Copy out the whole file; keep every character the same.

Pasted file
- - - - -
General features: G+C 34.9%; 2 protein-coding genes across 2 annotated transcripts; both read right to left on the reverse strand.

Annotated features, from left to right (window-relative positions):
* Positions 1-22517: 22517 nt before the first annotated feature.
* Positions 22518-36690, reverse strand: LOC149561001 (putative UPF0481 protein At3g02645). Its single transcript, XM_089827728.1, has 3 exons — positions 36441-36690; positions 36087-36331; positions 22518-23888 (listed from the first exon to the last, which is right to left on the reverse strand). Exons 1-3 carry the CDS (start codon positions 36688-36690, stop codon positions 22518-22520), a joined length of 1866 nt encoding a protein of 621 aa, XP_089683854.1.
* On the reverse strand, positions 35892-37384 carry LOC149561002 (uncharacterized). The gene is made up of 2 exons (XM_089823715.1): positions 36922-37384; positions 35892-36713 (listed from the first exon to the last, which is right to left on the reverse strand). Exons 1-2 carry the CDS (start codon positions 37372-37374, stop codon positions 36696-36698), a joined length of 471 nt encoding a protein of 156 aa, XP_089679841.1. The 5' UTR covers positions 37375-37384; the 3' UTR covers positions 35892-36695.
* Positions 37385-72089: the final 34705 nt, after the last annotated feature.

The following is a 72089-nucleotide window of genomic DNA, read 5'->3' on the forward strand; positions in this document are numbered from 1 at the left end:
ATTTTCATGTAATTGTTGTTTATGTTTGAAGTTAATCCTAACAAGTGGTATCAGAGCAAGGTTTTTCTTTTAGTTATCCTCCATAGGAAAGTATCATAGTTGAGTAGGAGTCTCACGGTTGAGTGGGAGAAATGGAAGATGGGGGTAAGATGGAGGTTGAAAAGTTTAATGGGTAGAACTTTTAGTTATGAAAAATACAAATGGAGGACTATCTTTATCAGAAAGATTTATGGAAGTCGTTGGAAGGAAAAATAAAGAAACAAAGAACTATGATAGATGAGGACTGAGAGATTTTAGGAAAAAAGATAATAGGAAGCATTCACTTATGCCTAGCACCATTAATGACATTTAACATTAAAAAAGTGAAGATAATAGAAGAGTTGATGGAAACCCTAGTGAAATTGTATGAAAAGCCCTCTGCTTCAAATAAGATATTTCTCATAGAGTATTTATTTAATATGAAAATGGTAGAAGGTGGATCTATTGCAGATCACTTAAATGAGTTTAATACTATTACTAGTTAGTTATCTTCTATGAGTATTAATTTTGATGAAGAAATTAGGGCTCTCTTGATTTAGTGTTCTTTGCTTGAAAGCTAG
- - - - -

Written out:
General features: G+C 34.9%; 2 protein-coding genes across 2 annotated transcripts; both read right to left on the reverse strand.

Annotated features, from left to right (window-relative positions):
* Positions 1-22517: 22517 nt before the first annotated feature.
* Positions 22518-36690, reverse strand: LOC149561001 (putative UPF0481 protein At3g02645). Its single transcript, XM_089827728.1, has 3 exons — positions 36441-36690; positions 36087-36331; positions 22518-23888 (listed from the first exon to the last, which is right to left on the reverse strand). Exons 1-3 carry the CDS (start codon positions 36688-36690, stop codon positions 22518-22520), a joined length of 1866 nt encoding a protein of 621 aa, XP_089683854.1.
* On the reverse strand, positions 35892-37384 carry LOC149561002 (uncharacterized). The gene is made up of 2 exons (XM_089823715.1): positions 36922-37384; positions 35892-36713 (listed from the first exon to the last, which is right to left on the reverse strand). Exons 1-2 carry the CDS (start codon positions 37372-37374, stop codon positions 36696-36698), a joined length of 471 nt encoding a protein of 156 aa, XP_089679841.1. The 5' UTR covers positions 37375-37384; the 3' UTR covers positions 35892-36695.
* Positions 37385-72089: the final 34705 nt, after the last annotated feature.

The following is a 72089-nucleotide window of genomic DNA, read 5'->3' on the forward strand; positions in this document are numbered from 1 at the left end:
ATTTTCATGTAATTGTTGTTTATGTTTGAAGTTAATCCTAACAAGTGGTATCAGAGCAAGGTTTTTCTTTTAGTTATCCTCCATAGGAAAGTATCATAGTTGAGTAGGAGTCTCACGGTTGAGTGGGAGAAATGGAAGATGGGGGTAAGATGGAGGTTGAAAAGTTTAATGGGTAGAACTTTTAGTTATGAAAAATACAAATGGAGGACTATCTTTATCAGAAAGATTTATGGAAGTCGTTGGAAGGAAAAATAAAGAAACAAAGAACTATGATAGATGAGGACTGAGAGATTTTAGGAAAAAAGATAATAGGAAGCATTCACTTATGCCTAGCACCATTAATGACATTTAACATTAAAAAAGTGAAGATAATAGAAGAGTTGATGGAAACCCTAGTGAAATTGTATGAAAAGCCCTCTGCTTCAAATAAGATATTTCTCATAGAGTATTTATTTAATATGAAAATGGTAGAAGGTGGATCTATTGCAGATCACTTAAATGAGTTTAATACTATTACTAGTTAGTTATCTTCTATGAGTATTAATTTTGATGAAGAAATTAGGGCTCTCTTGATTTAGTGTTCTTTGCTTGAAAGCTAG